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Championing mental health and wellbeing

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Paul Farmer, Chief Executive of Mind, with the EA’s Deputy Director for EU Exit Andy Croxford, co-leader of the mental health network Jonathan Alawo, leader of the Healthy Minds programme Vicky Williams, Deputy Director for health, safety and wellbeing Richard Houghton, and TV personality Anna Williamson earlier this year. The EA was presented a gold award in Mind’s Workplace Wellbeing Index recognising its work to support employees’ mental wellbeing.

The statistics tell us that 1 in 4 people will suffer from a mental health concern in any given year, so it’s an important issue for employers and individuals. And as today’s World Mental Health Day, it’s a chance for us all to talk about our wellbeing – and to highlight what we as employers can do to help.

Employers often say that their staff are their greatest asset; here at the Environment Agency we think so, too. We want our people to be well and happy – and that’s why we have been working so hard to look after the health of our people. All of us have mental health in the same way as we all have physical health and our mental health changes over time in the same way as our physical health does.

Breaking down the barriers

As a manager, I have been in the challenging position of supporting team members struggling with mental health issues. I felt genuinely concerned for their wellbeing, yet inexperienced and ill-equipped to help. It was this experience that led me to champion mental health in the workplace over the years – I didn’t want anyone else to feel that way, either as an employee or a manager.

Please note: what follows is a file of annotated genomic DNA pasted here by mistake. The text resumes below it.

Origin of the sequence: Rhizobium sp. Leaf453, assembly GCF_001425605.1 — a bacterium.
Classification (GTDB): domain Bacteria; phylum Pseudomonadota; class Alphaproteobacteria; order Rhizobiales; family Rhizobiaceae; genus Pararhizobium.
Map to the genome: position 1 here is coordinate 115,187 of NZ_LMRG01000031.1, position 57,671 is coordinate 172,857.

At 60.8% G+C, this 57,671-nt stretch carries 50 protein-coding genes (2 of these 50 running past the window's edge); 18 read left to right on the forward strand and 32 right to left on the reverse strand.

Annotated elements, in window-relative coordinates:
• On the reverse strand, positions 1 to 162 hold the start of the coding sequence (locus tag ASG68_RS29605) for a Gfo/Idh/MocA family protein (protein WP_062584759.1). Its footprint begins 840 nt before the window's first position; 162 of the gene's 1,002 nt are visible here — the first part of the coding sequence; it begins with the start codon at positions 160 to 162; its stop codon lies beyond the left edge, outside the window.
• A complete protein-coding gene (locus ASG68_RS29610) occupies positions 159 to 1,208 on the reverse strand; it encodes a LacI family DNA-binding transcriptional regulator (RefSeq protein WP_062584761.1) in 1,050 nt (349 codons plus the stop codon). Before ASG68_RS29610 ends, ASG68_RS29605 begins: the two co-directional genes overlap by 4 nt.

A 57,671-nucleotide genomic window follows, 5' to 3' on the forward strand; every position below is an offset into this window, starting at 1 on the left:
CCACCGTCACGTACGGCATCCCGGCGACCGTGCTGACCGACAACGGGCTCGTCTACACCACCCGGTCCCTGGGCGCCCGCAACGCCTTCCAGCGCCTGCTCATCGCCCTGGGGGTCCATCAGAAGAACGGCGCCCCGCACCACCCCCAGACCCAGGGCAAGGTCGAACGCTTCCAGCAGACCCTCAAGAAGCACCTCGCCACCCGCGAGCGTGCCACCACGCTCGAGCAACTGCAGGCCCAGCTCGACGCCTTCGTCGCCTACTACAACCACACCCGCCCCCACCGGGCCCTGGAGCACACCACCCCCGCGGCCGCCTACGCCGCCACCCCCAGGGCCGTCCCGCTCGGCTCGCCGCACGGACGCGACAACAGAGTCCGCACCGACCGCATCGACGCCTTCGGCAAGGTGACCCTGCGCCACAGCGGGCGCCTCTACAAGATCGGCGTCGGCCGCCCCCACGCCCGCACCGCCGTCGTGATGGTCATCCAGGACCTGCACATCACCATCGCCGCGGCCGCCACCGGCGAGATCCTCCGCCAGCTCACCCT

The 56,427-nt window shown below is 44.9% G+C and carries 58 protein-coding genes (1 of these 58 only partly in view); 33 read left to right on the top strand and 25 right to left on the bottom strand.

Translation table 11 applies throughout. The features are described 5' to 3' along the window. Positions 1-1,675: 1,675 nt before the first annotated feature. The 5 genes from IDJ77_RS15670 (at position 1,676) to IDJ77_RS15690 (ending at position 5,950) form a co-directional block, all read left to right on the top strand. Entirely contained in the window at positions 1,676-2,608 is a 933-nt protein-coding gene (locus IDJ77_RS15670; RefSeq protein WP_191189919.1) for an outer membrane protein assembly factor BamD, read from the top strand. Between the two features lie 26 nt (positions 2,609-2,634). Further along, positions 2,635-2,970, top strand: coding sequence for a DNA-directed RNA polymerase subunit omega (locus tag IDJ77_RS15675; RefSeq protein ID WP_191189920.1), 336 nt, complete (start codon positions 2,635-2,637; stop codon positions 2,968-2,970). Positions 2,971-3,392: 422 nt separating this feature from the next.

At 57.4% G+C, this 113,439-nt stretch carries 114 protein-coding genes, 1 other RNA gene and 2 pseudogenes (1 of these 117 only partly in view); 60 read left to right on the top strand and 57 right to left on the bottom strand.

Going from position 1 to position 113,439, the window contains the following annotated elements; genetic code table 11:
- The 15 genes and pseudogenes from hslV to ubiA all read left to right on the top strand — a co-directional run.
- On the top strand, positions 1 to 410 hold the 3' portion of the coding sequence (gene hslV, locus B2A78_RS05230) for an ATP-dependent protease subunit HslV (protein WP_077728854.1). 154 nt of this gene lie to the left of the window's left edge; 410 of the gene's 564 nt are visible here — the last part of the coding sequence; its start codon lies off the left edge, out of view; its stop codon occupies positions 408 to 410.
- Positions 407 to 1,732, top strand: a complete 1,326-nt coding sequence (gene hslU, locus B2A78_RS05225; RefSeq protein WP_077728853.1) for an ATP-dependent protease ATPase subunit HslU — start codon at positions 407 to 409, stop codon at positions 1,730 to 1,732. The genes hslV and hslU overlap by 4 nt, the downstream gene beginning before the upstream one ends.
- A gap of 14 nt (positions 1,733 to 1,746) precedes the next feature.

As well as the standard procedures that any large organisation has, we have done two main things to address mental health in at the Environment Agency: our Healthy Minds programme and our staff-led network.

Healthy Minds is an awareness-raising and training programme for both individuals and line managers that teaches people how to spot the signs of emotional distress as well as how to access support. It creates a positive, safe environment to help staff break down any barriers and talk without fear of stigma.

Healthy Minds is a training programme set up to help staff access support for mental health

A network by staff and for staff

Our employee-led mental health network is remarkable in that it is entirely run by staff, for staff. It offers a safe space where people can talk honestly about mental health issues. The network carries out a phenomenal amount of work, offering webinars, mindfulness training and local discussions. It lets people share their personal stories on our staff intranet – helping further remove misconceptions and stigma.

Through the group, our staff can also get assistance from trained wellbeing advisors – sometimes referred to as mental health first aiders – who can offer an empathetic ear and guide them to other useful resources. Plus, line managers can also get peer support through the network, enabling them to understand and support their team members’ individual needs.